|Title||Social Tourism: a potential policy to reduce social exclusion? The effects of visitor-related social tourism for low-income groups on personal and family development|
This study discusses the effects of social tourism for low-income groups on personal and family development. it examines whether social tourism has wider benefits than just providing access to holidays to groups who would usually be excluded from tourism, and whether it could be seen as a potential measure against social exclusion. If social tourism can reduce social exclusion, it benefits not only the participants, but also has wider benefits for society.
In several countries in mainland Europe, such as France, Belgium and Spain, social tourism for low-income groups is supported by public funding. This investment is usually supported by claims that social tourism can help excluded groups achieve greater inclusion through increased confidence, better family relations, greater independence and wider social networks. At present, these claims are rarely supported by research evidence: in academic tourism literature, social tourism for low-income groups is a little researched field. The aim of this study is thus to investigate whether social tourism can indeed reduce aspects of social exclusion, and have a beneficial effect on the holiday participants themselves, and through them, on society. If this is the case, the study will explore whether social tourism could be justified as a social policy.
The study will start by defining the concept of social tourism, and categorise the different forms. Focusing on social tourism for low-income groups, it will then explore the potential ethical foundations of social tourism. It will be shown that for a number of ethical theories, social tourism for low-income groups can only be justified if there are benefits involved not only for the participants, but also wider benefits for society. Because these benefits could present themselves as a reduction of social exclusion, the concept of social exclusion is defined and the different views of the concept are presented. One of these views is potentially compatible with social tourism, on the condition that social holidays can reduce certain characteristics of excluded groups, that form the basis of their exclusion. It will then be argued that if social tourism can reduce these characteristics, it does so via a learning process. Two theories of leaming through experience will be examined, and strategies to maximise learning will be discussed: if social tourism is indeed a form of leaming, the benefits could be increased by
maximising learning. These theoretical foundations formed the basis of the fieldwork for this study.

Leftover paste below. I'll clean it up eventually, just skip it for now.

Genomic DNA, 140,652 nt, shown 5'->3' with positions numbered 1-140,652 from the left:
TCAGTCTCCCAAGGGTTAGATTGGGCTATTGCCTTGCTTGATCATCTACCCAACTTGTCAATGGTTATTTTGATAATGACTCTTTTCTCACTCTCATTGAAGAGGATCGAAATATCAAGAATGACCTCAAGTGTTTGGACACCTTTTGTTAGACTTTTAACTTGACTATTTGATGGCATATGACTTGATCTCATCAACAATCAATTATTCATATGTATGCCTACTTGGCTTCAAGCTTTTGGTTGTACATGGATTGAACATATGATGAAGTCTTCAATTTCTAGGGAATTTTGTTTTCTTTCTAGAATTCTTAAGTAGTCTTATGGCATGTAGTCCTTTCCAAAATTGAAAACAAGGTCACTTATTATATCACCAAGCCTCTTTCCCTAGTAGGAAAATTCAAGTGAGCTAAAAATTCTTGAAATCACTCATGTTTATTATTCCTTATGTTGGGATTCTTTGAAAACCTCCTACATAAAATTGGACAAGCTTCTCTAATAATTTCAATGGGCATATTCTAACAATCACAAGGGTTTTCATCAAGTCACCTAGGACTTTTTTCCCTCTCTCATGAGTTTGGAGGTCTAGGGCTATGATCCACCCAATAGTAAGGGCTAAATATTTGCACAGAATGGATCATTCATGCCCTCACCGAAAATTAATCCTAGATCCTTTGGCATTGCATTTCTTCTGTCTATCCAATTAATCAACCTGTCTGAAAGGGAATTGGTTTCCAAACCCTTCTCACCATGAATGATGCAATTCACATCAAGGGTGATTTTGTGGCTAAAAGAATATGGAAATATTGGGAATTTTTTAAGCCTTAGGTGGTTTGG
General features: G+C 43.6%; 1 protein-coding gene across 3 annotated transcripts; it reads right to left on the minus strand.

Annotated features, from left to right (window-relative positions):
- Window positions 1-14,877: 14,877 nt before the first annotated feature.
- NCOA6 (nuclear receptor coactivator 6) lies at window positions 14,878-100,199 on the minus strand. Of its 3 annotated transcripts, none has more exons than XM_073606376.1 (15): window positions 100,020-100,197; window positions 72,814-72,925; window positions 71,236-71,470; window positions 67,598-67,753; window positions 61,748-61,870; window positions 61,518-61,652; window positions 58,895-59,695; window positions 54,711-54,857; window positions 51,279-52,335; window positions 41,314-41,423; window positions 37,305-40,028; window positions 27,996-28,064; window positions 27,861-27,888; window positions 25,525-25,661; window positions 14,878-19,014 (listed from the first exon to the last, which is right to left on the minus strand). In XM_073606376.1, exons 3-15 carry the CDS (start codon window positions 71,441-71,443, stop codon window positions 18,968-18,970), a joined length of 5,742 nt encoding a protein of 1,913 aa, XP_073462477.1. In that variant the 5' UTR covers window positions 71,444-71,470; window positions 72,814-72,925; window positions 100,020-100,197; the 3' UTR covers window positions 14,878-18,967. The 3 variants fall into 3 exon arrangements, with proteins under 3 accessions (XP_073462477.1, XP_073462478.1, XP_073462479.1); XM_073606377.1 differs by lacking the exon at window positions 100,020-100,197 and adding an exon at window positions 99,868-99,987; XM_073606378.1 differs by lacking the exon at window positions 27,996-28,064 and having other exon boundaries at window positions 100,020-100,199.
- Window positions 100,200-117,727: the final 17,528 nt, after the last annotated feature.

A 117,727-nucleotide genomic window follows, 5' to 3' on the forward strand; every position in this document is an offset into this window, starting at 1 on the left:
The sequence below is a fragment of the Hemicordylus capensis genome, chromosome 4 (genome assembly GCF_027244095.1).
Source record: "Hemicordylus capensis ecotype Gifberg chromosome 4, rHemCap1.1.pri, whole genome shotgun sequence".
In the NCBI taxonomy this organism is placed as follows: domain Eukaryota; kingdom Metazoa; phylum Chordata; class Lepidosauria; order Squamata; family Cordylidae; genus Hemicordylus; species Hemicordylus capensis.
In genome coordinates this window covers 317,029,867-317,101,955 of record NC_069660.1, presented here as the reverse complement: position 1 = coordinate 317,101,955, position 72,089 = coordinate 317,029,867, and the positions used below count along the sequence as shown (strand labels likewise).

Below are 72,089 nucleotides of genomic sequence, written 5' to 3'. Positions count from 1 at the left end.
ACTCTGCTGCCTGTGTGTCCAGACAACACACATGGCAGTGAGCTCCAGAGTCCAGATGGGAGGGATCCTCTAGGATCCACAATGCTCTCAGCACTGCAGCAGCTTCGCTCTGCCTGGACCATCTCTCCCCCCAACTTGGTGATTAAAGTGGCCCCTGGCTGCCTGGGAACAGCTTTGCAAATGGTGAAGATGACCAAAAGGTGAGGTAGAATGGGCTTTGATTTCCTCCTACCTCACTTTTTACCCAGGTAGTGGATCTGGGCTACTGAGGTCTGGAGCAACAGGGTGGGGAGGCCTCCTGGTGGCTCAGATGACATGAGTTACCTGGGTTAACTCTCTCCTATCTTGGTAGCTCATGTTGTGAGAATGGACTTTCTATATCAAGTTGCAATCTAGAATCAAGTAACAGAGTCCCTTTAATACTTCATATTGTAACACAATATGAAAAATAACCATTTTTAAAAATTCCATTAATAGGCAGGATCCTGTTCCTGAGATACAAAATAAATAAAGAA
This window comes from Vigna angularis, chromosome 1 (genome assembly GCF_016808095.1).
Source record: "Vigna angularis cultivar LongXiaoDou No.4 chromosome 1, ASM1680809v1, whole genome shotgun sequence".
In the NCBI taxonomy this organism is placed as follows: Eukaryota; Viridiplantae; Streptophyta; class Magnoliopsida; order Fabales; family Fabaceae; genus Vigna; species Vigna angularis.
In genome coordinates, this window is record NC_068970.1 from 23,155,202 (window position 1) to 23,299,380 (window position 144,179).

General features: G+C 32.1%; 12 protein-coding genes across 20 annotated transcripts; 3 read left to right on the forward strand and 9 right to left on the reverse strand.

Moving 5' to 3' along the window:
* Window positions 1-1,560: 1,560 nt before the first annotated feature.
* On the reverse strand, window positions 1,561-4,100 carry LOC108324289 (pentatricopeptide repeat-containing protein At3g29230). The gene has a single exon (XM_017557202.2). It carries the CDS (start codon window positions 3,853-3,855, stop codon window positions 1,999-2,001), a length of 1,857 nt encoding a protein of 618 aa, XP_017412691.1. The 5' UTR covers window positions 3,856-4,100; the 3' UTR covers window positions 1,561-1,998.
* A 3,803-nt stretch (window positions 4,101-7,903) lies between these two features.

In the fieldwork, a group of social tourism participants and their support workers was interviewed in two stages: a first round of interviews and focus groups were conducted in the first month after the holidays; a second round was carried out in the sixth month after the holidays. Participants in individual holidays and support workers were interviewed individually, participants in group holidays were interviewed together in a focus group. The aim of the two rounds was to examine the effects of social tourism in the short term, and in the longer term.
The findings of the fieldwork examine the effects of social tourism for low-income groups, and investigate the conditions for successful social tourism provision (meaning holidays that maximise learning opportunities to reduce aspects of social exclusion). The findings indicate that social tourism for low-income groups generally has beneficial effects on the family development of the participants in the short and the long term. They also provide benefits for the personal development of participants, which are present in the short term and can develop further in the long term. In the long term, it is also shown that the holiday can act as a motivational factor in measurable behaviour change, resulting into a reduction of factors of social exclusion. It is found that an adequate level of support both during and after the holiday is an important condition for successful social holidays.
This study concludes by exploring if social tourism could be justified as a part of social policy. The costs of social holidays will be compared to other social measures with similar aims and outcomes. Social tourism for low-income groups will be presented as potential cost-effective strategies to counter certain aspects social exclusion.